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I can't seem to successfully parse from standard input stream with FParsec. I reduced my case to this very simple code :

match (runParserOnStream (pstring "test" .>> FParsec.CharParsers.newline) () "stdin" (Console.OpenStandardInput ()) Console.InputEncoding) with
    | Success(result, _, _)   -> printfn "Success: %A" result
    | Failure(errorMsg, perr, _) -> printfn "Failure: %s" errorMsg

But when i run the program, enter the string test, and then press Enter, it hangs there, and i can't seem to figure out why ..

What would be the solution ?

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I think you'll never reach the end of the input stream. –  Daniel Oct 11 '12 at 19:09
    
Yes, that's my guess too, but there ought to be a way to tell FParsec that once a correct form has been parsed and there is no ambiguity, it can stop, or else it means there is strictly no way to do a REPL with an FParsec parser. –  raph.amiard Oct 11 '12 at 19:12
    
My guess is it doesn't parse until its buffer is full. –  Daniel Oct 11 '12 at 19:19
    
Are you using the latest version? –  Daniel Oct 11 '12 at 19:30
    
Yes i built it myself. I'm not even sure my reasoning is correct but there must be a way of doing what i want ! :) –  raph.amiard Oct 11 '12 at 19:33

2 Answers 2

up vote 6 down vote accepted

For performance reasons and simplicity, FParsec reads input streams block-wise (or reads the complete stream into a string before starting to parse). See e.g. this answer for some more details: Chunked Parsing with FParsec

If you want to parse the input from a REPL with FParsec, you could implement a simple scanner that waits for a terminator in the input stream (e.g. a ";;" followed by a newline, like in the FSI console) and then, when it encounters such a terminator, copies the input up to the terminator into a string and hands it over to an FParsec parser for evaluation.

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Hey stephan, that's what i did on my own because i didn't want to spend too much time pulling hairs over it. Thanks ! –  raph.amiard Oct 12 '12 at 9:59

Since FParsec's source code is available it was easy enough to step through it and see that it reads the input stream until the buffer is full or end of stream is signaled.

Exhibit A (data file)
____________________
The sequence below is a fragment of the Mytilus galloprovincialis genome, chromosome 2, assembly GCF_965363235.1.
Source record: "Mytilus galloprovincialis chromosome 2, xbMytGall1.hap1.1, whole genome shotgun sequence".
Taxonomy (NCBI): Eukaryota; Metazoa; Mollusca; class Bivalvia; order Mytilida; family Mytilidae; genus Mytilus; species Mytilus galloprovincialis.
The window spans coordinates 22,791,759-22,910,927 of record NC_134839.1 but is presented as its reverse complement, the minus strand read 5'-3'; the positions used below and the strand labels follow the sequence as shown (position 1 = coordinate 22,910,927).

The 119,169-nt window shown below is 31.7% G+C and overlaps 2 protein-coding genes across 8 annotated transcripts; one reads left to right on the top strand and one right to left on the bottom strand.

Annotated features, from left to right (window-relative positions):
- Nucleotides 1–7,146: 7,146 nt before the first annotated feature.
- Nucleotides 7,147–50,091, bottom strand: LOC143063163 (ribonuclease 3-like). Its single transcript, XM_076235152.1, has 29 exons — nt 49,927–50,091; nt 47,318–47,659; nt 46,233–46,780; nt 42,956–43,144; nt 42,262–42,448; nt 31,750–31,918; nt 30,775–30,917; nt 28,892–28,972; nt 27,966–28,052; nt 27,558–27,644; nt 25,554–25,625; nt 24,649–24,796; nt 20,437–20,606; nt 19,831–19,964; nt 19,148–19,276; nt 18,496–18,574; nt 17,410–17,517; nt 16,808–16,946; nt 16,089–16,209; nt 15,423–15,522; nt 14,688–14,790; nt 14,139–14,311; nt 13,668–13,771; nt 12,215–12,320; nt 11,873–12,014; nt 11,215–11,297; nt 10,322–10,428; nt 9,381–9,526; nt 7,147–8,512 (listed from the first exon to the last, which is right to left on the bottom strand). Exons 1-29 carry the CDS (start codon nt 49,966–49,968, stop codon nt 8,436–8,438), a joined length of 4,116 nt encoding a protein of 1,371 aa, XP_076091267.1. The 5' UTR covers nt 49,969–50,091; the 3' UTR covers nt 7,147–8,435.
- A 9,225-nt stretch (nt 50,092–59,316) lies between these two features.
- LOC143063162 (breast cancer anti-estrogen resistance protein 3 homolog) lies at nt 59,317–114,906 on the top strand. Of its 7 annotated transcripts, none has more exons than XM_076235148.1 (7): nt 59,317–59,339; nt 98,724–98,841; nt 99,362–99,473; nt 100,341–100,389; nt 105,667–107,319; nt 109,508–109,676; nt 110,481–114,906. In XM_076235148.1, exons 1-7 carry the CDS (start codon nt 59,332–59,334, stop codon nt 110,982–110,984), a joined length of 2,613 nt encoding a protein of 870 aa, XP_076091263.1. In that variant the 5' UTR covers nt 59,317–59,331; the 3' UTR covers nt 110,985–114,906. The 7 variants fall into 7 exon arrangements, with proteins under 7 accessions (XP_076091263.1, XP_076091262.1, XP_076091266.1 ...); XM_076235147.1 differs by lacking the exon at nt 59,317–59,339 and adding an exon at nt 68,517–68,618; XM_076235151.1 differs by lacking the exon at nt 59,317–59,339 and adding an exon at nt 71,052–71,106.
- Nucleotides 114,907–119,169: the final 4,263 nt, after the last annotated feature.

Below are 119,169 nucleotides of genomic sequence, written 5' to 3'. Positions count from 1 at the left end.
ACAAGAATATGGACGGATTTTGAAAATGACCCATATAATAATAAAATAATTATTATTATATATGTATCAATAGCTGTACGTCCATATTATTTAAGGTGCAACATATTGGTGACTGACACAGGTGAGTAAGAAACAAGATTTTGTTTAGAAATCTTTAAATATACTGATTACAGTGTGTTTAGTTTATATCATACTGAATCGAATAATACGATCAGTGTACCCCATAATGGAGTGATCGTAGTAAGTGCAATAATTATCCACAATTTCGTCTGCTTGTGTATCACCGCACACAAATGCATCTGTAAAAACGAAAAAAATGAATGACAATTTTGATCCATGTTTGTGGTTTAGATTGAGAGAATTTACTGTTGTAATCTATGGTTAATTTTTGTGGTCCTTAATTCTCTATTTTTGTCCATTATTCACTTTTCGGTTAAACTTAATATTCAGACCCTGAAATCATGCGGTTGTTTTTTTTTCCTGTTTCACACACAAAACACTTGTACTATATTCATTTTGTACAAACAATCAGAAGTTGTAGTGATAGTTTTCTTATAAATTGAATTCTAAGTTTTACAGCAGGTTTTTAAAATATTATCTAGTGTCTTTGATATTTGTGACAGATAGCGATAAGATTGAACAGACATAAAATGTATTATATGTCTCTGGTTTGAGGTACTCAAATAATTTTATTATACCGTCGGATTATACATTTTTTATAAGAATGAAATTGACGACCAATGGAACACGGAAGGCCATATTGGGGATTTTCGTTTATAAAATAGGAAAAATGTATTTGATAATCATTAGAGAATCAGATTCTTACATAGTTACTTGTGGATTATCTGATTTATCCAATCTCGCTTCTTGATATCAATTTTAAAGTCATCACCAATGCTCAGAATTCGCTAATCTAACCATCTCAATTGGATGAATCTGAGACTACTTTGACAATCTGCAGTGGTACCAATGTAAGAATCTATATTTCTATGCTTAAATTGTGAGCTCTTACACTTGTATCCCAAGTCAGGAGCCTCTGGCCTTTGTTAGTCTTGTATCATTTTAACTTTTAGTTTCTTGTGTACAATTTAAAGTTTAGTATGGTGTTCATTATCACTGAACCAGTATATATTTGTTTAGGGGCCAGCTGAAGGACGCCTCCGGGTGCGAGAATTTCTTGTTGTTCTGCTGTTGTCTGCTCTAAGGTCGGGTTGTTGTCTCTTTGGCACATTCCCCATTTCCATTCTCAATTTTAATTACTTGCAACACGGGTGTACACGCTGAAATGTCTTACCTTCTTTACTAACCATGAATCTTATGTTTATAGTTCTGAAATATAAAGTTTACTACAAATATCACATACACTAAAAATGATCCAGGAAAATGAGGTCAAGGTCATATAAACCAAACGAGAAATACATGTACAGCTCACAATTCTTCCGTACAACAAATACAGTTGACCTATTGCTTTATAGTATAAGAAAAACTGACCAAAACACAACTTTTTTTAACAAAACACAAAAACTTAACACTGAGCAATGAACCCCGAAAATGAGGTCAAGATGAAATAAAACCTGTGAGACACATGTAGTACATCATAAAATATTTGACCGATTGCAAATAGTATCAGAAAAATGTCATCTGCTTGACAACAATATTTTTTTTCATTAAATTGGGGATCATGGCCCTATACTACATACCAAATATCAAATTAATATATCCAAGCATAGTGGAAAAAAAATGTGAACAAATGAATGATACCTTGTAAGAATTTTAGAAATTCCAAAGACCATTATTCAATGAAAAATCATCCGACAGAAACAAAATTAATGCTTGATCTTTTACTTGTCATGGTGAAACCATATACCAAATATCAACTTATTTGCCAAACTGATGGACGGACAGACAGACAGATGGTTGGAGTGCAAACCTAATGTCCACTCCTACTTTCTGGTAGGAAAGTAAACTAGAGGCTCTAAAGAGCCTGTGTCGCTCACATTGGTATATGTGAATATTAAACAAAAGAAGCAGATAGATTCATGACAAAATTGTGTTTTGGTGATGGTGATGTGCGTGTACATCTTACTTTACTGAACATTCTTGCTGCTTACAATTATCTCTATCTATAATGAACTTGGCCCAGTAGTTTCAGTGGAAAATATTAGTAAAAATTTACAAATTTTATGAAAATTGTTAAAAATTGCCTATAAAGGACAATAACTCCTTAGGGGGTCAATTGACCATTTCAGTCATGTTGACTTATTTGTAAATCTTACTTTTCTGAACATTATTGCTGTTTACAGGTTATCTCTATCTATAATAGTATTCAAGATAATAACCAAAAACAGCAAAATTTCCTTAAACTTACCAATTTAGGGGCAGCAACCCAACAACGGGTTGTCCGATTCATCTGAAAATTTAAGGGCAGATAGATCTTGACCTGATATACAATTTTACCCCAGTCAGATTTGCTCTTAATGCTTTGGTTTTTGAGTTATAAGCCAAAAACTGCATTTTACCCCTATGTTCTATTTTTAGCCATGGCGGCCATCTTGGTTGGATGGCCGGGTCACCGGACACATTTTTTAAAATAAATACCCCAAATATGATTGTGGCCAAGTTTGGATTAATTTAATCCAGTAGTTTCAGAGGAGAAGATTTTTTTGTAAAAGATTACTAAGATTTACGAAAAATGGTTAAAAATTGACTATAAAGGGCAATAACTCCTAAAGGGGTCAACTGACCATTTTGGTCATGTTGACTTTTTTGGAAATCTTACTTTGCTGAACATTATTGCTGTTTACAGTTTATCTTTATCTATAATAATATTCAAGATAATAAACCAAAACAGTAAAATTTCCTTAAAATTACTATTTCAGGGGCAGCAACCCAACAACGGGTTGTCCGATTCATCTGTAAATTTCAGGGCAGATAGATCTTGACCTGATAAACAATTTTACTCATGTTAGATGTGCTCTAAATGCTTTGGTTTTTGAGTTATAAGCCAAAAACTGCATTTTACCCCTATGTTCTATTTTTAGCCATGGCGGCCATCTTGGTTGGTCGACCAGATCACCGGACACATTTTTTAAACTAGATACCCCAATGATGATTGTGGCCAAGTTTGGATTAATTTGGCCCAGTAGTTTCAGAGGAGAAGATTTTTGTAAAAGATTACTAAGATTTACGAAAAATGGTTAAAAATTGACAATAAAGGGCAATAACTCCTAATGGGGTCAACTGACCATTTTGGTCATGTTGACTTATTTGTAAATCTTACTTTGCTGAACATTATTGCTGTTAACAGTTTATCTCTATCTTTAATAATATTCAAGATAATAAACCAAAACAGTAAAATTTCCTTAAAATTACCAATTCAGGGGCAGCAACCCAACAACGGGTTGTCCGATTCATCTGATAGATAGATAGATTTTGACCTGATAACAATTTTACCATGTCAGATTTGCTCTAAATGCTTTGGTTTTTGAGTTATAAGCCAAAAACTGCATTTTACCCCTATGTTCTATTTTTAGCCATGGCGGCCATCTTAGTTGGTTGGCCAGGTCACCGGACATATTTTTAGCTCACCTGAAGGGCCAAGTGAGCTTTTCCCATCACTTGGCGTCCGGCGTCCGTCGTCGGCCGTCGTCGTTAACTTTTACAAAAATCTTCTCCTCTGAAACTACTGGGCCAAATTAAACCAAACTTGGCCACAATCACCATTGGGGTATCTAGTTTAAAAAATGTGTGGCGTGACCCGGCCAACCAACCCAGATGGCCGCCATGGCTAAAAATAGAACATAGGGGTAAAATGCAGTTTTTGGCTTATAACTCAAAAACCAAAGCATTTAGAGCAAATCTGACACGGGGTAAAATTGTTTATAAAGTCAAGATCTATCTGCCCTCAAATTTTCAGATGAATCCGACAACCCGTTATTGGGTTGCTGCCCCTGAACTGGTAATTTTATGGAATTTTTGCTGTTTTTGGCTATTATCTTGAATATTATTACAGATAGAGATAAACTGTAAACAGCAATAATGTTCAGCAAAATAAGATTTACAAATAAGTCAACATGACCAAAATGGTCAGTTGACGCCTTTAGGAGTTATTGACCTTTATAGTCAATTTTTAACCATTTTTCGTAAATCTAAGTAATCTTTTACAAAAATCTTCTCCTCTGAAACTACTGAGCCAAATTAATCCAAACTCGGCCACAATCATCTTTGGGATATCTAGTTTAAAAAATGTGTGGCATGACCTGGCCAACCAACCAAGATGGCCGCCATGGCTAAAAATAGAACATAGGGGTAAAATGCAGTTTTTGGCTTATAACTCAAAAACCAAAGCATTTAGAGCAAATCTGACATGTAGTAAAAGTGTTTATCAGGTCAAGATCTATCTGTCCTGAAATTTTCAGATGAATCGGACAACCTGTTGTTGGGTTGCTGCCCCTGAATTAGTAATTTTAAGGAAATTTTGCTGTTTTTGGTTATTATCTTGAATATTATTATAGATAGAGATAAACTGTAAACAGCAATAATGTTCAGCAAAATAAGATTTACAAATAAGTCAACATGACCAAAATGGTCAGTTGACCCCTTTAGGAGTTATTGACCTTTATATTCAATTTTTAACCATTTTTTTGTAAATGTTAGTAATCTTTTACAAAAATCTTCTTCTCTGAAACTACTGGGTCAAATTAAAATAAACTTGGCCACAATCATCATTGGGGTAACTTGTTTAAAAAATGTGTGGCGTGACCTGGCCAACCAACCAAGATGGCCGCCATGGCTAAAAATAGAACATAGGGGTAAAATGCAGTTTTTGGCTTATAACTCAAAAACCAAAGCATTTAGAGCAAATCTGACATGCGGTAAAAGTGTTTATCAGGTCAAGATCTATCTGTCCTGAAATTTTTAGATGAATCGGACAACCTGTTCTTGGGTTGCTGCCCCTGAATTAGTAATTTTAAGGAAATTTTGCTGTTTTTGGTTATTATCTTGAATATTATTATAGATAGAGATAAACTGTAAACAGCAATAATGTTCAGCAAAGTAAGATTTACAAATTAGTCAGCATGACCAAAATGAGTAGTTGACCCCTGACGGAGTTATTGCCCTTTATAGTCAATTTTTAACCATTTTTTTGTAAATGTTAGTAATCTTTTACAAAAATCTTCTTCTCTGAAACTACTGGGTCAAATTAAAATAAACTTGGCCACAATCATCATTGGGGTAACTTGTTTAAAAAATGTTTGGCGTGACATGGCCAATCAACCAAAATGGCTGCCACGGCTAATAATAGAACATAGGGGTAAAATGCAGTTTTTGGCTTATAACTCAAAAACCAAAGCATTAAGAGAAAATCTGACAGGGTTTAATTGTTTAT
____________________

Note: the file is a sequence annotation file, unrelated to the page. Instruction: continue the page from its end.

Alternatively, you could read a line at a time:

let rec parseConsoleInput() =
  let parser = pstring "text" .>> eof
  Console.Write("> ")
  match Console.ReadLine() with
  | null | "" -> ()
  | input -> 
    match run parser input with
    | Success(result, _, _) -> printfn "Success: %A" result
    | Failure(msg, _, _) -> printfn "Failure: %s" msg
    parseConsoleInput()
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In a grammar defined by A -> "test", the only valid input is "test", so Fparsec could stop after it has parsed said string. If there are remaining characters in the stream, then input is incorrect according to the grammar. –  raph.amiard Oct 11 '12 at 19:18
    
Moreover, what is a parseable chunk is defined by the grammar, and not in any other way. Run F# repl for an example of what i mean. –  raph.amiard Oct 11 '12 at 19:19
1  
In the F# REPL, you have have to terminate the input with ";;". If you wanted to parse the input from such a REPL with FParsec, you could simply scan the input for ";;", copy the chunks separated by ";;"s into strings and then individually parse these strings with FParsec. –  Stephan Tolksdorf Oct 11 '12 at 22:55
1  
@raph.amiard - In F# there is no good way of knowing when a "parseable chunk" ends. In particular, I can separate lines by arbitrary amounts of blank lines without affecting the meaning of the code. This is why you need to add ;; to signify when your "parseable chunk" ends –  John Palmer Oct 12 '12 at 4:30

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